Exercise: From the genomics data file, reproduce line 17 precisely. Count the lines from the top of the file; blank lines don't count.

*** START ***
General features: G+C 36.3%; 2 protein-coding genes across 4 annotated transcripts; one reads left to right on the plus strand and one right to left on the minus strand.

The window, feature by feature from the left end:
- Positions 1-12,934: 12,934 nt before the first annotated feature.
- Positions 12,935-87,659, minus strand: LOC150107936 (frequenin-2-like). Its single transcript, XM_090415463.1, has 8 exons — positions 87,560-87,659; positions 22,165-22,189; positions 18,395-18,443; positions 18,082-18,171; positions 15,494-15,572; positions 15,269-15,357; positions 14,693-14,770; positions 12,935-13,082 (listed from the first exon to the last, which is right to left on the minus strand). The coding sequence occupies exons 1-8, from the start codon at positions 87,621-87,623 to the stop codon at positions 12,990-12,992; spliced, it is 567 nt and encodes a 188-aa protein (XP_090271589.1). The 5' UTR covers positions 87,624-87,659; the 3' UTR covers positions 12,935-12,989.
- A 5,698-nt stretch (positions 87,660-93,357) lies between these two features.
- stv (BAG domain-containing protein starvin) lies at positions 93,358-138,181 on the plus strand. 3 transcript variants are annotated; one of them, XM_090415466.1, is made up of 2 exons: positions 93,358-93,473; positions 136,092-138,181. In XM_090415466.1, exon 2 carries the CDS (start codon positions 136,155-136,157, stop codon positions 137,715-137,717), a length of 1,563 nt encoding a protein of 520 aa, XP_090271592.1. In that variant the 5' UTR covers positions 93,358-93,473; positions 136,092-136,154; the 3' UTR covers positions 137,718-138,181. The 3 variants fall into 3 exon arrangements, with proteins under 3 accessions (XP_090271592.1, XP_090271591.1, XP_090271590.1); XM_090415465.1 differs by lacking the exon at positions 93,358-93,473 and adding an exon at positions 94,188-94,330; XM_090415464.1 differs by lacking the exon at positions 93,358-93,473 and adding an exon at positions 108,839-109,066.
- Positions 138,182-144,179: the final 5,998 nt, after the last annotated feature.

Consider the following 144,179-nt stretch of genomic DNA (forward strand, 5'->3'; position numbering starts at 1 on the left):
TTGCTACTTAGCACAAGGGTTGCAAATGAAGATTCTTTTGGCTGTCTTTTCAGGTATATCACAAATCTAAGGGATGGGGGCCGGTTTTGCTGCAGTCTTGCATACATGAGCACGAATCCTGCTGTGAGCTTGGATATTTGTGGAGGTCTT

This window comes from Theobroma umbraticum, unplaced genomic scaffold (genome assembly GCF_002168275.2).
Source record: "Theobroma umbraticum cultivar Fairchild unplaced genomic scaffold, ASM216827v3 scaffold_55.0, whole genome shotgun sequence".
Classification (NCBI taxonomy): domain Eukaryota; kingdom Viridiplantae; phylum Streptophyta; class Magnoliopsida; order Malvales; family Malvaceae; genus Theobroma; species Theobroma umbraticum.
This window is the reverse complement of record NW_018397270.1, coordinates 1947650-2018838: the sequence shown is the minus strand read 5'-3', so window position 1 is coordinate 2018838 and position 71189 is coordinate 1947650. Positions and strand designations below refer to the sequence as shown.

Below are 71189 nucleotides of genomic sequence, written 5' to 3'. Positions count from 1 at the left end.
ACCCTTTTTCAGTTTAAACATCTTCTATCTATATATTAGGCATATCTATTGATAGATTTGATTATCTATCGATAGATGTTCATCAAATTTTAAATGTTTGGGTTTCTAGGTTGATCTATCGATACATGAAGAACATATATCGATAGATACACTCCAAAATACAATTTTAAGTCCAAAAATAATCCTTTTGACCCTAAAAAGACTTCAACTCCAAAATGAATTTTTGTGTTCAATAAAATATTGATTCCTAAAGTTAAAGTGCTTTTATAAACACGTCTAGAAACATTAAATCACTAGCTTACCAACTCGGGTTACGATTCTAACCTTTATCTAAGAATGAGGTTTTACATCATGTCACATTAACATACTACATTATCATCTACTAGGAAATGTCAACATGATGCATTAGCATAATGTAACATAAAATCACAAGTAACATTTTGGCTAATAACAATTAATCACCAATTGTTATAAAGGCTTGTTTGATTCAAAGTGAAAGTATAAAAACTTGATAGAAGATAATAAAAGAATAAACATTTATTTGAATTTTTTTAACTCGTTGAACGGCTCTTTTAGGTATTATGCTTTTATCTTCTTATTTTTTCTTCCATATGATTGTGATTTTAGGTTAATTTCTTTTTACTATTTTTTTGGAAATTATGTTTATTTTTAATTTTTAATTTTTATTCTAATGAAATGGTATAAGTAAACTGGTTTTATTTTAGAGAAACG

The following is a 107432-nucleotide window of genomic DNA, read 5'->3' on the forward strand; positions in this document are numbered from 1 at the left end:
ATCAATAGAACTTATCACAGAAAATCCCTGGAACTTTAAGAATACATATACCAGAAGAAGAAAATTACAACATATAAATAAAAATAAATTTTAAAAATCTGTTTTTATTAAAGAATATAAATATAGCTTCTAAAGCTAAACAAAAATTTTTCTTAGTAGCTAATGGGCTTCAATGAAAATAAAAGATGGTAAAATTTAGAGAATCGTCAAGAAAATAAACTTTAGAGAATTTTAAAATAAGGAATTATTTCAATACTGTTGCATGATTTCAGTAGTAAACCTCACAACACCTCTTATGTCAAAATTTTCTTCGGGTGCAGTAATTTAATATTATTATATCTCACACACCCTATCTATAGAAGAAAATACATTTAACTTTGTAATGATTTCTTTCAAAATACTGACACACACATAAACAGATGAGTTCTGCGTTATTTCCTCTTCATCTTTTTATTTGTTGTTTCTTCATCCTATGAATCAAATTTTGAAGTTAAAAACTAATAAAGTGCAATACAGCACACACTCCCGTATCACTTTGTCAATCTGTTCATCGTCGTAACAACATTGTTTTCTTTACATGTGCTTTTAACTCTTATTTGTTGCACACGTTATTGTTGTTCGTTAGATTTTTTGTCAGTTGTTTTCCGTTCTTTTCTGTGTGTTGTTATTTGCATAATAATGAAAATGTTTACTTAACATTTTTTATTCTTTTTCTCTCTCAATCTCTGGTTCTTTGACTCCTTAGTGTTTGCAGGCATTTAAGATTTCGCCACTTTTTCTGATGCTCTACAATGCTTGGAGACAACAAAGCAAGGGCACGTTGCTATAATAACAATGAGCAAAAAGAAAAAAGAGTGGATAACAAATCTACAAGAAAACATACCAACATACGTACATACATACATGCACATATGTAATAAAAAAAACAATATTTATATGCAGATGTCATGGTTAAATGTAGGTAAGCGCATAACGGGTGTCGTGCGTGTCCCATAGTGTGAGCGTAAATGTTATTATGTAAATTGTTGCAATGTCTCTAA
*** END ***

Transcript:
ATCAATAGAACTTATCACAGAAAATCCCTGGAACTTTAAGAATACATATACCAGAAGAAGAAAATTACAACATATAAATAAAAATAAATTTTAAAAATCTGTTTTTATTAAAGAATATAAATATAGCTTCTAAAGCTAAACAAAAATTTTTCTTAGTAGCTAATGGGCTTCAATGAAAATAAAAGATGGTAAAATTTAGAGAATCGTCAAGAAAATAAACTTTAGAGAATTTTAAAATAAGGAATTATTTCAATACTGTTGCATGATTTCAGTAGTAAACCTCACAACACCTCTTATGTCAAAATTTTCTTCGGGTGCAGTAATTTAATATTATTATATCTCACACACCCTATCTATAGAAGAAAATACATTTAACTTTGTAATGATTTCTTTCAAAATACTGACACACACATAAACAGATGAGTTCTGCGTTATTTCCTCTTCATCTTTTTATTTGTTGTTTCTTCATCCTATGAATCAAATTTTGAAGTTAAAAACTAATAAAGTGCAATACAGCACACACTCCCGTATCACTTTGTCAATCTGTTCATCGTCGTAACAACATTGTTTTCTTTACATGTGCTTTTAACTCTTATTTGTTGCACACGTTATTGTTGTTCGTTAGATTTTTTGTCAGTTGTTTTCCGTTCTTTTCTGTGTGTTGTTATTTGCATAATAATGAAAATGTTTACTTAACATTTTTTATTCTTTTTCTCTCTCAATCTCTGGTTCTTTGACTCCTTAGTGTTTGCAGGCATTTAAGATTTCGCCACTTTTTCTGATGCTCTACAATGCTTGGAGACAACAAAGCAAGGGCACGTTGCTATAATAACAATGAGCAAAAAGAAAAAAGAGTGGATAACAAATCTACAAGAAAACATACCAACATACGTACATACATACATGCACATATGTAATAAAAAAAACAATATTTATATGCAGATGTCATGGTTAAATGTAGGTAAGCGCATAACGGGTGTCGTGCGTGTCCCATAGTGTGAGCGTAAATGTTATTATGTAAATTGTTGCAATGTCTCTAA